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This article was published 22/6/2014 (1102 days ago), so information in it may no longer be current.
WINNIPEG — The family of Manitoba murder victim Erin Chorney is rejecting her killer’s desire to meet with them to discuss the notorious case.
Michael Bridges recently told the National Parole Board he’s now prepared to engage his victim’s loved ones as part of the healing process for all involved "so that they can get what they want from me."
It was a remarkable development, considering Bridges has never actually admitted to killing the 18-year-old Brandon girl and tried everything possible to avoid being caught, and then convicted.
"There is nobody in the family who even wants to see his face, let alone hear his voice," the victim’s father, Darcy Chorney, said.
"All he’s doing is creating more hurt for the family."
Bridges, 33, is currently serving a life sentence with no chance of parole until the year 2029. He made the restorative justice request to parole officials while asking them to let him out of prison on escorted leaves so he can visit a terminally-ill family member in hospital.
The parole board denied the bid, citing the horrific nature of his crime, the views of the Chorney family and his questionable relationship with the dying relative.
"I think he’s just trying to play the system. He’s all about that, he’s a manipulator," Darcy Chorney said. He added parole officials contacted him late last week to inform them Bridges is now appealing their decision. No date for the hearing has been set.
As part of his request for escorted leaves, Bridges put forward a detailed proposal on how they would work. He would travel from prison to hospital in a Correctional Services of Canada vehicle with at least one armed escort. He would also be allowed to stop for a meal at a restaurant during the trip, which was estimated to last at least nine hours total on each occasion.
"I could see him using the opportunity to try and escape and then hide out, like he did the first time," Darcy Chorney said.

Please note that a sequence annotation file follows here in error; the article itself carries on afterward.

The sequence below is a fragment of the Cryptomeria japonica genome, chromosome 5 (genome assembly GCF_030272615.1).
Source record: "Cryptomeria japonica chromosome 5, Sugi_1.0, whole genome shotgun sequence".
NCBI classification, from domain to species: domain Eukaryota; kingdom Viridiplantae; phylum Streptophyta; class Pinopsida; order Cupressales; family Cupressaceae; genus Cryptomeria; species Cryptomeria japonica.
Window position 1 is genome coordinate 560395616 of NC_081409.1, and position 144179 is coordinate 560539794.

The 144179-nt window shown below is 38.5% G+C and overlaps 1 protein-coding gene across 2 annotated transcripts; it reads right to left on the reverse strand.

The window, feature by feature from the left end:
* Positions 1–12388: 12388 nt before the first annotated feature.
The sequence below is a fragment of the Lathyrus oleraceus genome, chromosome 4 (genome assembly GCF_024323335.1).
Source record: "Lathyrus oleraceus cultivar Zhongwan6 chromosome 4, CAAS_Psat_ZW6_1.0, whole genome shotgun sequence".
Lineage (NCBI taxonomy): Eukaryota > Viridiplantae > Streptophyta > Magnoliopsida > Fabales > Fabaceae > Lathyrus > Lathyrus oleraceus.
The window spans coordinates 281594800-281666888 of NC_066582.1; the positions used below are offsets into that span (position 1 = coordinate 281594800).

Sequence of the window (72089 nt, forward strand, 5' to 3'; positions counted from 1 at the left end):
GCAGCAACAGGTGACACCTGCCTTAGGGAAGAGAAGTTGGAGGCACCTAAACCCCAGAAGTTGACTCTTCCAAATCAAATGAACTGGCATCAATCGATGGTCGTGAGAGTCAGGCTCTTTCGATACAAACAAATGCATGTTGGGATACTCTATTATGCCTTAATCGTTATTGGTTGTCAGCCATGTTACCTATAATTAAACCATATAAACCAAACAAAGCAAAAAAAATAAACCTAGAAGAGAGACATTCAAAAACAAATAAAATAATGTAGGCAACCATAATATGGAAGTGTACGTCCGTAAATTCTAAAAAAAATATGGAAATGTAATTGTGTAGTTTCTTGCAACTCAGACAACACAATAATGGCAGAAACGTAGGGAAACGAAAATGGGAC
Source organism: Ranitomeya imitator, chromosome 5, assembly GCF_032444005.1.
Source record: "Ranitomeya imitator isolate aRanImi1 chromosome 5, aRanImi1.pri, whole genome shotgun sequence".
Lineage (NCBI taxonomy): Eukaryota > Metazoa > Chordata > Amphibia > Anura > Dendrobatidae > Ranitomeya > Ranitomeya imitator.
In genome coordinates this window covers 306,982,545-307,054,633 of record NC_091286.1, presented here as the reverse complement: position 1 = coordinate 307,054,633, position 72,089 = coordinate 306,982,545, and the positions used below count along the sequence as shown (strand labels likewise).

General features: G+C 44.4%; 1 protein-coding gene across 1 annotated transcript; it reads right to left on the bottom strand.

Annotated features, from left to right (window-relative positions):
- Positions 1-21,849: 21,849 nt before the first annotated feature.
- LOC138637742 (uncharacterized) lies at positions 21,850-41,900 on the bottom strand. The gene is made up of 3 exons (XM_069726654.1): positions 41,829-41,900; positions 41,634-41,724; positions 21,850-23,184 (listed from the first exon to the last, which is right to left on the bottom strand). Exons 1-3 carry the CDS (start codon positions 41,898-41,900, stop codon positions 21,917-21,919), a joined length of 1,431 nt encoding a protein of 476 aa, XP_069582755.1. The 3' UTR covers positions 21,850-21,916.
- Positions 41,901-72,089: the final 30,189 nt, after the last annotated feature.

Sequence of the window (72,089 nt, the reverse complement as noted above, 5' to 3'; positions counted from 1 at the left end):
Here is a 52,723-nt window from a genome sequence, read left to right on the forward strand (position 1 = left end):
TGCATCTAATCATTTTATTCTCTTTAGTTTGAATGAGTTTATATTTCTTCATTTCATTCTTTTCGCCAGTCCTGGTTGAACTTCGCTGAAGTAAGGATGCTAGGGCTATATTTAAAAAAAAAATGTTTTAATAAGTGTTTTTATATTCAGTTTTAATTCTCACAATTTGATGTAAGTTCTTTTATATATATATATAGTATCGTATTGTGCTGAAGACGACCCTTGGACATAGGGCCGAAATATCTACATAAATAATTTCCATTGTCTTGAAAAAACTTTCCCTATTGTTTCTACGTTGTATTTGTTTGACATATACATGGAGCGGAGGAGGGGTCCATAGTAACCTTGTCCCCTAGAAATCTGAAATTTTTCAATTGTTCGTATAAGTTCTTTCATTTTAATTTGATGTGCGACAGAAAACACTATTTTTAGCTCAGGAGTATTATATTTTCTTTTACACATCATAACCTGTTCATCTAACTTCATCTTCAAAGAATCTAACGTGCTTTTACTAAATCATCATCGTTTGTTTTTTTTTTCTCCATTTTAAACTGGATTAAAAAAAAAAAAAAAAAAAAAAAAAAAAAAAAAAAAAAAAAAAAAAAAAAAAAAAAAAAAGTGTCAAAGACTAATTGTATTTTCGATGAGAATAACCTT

Bridges and Erin Chorney had been involved in a stormy relationship which ended shortly before he killed her in Brandon in 2002. The case would remain unsolved until 2004, and Chorney’s family still hoped she might be alive.
During the elaborate RCMP operation, Bridges calmly explained how he choked Chorney unconscious, then cut the cord off his mother’s hair dryer and used it to strangle the teen. When she didn’t die, he submerged her head in his bathtub for nearly 20 minutes.
Bridges then carried her body to a nearby cemetery, dug up a freshly covered grave and placed her inside.
Bridges was convicted in 2005 of first-degree murder and lost a subsequent appeal. He tried to claim he was innocent and actually a victim of police entrapment — despite leading police to Chorney’s body and having specific knowledge of the crime only the killer would have known.
Darcy Chorney said his family was stunned to be contacted by parole officials earlier this year letting them know Bridges had an upcoming hearing. They figured they didn’t even have to think about him for many more years to come considering parole eligibility is still so far away.
The family prepared extensive impact statements which were presented to the parole board and cited as a factor in their decision to deny his application.
"That’s good, we were hoping it would have a big role," Darcy Chorney said.
Parole documents show Bridges has completed numerous family violence and anger management programs while behind bars, upgraded his education and is now deemed a low-enough risk that he was moved to a minimum-security penitentiary earlier this year.
» Winnipeg Free Press